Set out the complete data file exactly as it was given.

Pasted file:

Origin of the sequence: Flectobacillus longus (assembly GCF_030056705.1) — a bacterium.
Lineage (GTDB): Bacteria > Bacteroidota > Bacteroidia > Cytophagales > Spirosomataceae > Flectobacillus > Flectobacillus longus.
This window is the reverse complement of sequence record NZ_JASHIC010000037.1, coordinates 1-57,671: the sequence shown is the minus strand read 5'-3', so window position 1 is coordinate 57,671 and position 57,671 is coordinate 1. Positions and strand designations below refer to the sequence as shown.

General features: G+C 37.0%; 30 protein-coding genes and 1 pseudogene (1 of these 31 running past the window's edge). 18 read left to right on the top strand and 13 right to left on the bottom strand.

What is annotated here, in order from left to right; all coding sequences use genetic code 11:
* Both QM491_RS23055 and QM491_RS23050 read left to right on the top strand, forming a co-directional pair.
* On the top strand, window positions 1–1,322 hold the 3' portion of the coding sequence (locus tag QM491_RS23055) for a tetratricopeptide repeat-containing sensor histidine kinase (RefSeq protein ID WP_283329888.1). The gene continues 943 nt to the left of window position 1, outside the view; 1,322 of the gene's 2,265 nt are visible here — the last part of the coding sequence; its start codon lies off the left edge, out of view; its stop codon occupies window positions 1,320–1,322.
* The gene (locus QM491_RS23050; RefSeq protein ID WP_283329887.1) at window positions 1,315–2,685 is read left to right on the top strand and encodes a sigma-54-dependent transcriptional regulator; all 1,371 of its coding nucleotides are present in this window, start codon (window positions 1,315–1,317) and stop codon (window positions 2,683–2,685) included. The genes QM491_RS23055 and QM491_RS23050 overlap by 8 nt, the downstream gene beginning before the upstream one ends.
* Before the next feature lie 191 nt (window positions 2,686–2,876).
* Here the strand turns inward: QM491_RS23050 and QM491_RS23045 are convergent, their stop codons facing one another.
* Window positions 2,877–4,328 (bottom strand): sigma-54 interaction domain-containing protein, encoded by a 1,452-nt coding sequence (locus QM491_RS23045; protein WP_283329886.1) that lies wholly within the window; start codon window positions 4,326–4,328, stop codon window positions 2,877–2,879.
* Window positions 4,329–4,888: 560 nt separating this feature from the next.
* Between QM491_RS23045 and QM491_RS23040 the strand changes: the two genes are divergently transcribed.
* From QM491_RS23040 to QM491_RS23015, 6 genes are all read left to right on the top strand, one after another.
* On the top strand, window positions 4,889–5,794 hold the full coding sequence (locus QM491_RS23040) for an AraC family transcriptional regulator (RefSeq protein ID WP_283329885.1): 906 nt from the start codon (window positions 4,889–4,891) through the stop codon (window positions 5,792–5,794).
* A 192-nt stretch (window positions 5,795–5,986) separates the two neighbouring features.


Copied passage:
Origin of the sequence: Flectobacillus longus (assembly GCF_030056705.1) — a bacterium.
Lineage (GTDB): Bacteria > Bacteroidota > Bacteroidia > Cytophagales > Spirosomataceae > Flectobacillus > Flectobacillus longus.
This window is the reverse complement of sequence record NZ_JASHIC010000037.1, coordinates 1-57,671: the sequence shown is the minus strand read 5'-3', so window position 1 is coordinate 57,671 and position 57,671 is coordinate 1. Positions and strand designations below refer to the sequence as shown.

General features: G+C 37.0%; 30 protein-coding genes and 1 pseudogene (1 of these 31 running past the window's edge). 18 read left to right on the top strand and 13 right to left on the bottom strand.

What is annotated here, in order from left to right; all coding sequences use genetic code 11:
* Both QM491_RS23055 and QM491_RS23050 read left to right on the top strand, forming a co-directional pair.
* On the top strand, window positions 1–1,322 hold the 3' portion of the coding sequence (locus tag QM491_RS23055) for a tetratricopeptide repeat-containing sensor histidine kinase (RefSeq protein ID WP_283329888.1). The gene continues 943 nt to the left of window position 1, outside the view; 1,322 of the gene's 2,265 nt are visible here — the last part of the coding sequence; its start codon lies off the left edge, out of view; its stop codon occupies window positions 1,320–1,322.
* The gene (locus QM491_RS23050; RefSeq protein ID WP_283329887.1) at window positions 1,315–2,685 is read left to right on the top strand and encodes a sigma-54-dependent transcriptional regulator; all 1,371 of its coding nucleotides are present in this window, start codon (window positions 1,315–1,317) and stop codon (window positions 2,683–2,685) included. The genes QM491_RS23055 and QM491_RS23050 overlap by 8 nt, the downstream gene beginning before the upstream one ends.
* Before the next feature lie 191 nt (window positions 2,686–2,876).
* Here the strand turns inward: QM491_RS23050 and QM491_RS23045 are convergent, their stop codons facing one another.
* Window positions 2,877–4,328 (bottom strand): sigma-54 interaction domain-containing protein, encoded by a 1,452-nt coding sequence (locus QM491_RS23045; protein WP_283329886.1) that lies wholly within the window; start codon window positions 4,326–4,328, stop codon window positions 2,877–2,879.
* Window positions 4,329–4,888: 560 nt separating this feature from the next.
* Between QM491_RS23045 and QM491_RS23040 the strand changes: the two genes are divergently transcribed.
* From QM491_RS23040 to QM491_RS23015, 6 genes are all read left to right on the top strand, one after another.
* On the top strand, window positions 4,889–5,794 hold the full coding sequence (locus QM491_RS23040) for an AraC family transcriptional regulator (RefSeq protein ID WP_283329885.1): 906 nt from the start codon (window positions 4,889–4,891) through the stop codon (window positions 5,792–5,794).
* A 192-nt stretch (window positions 5,795–5,986) separates the two neighbouring features.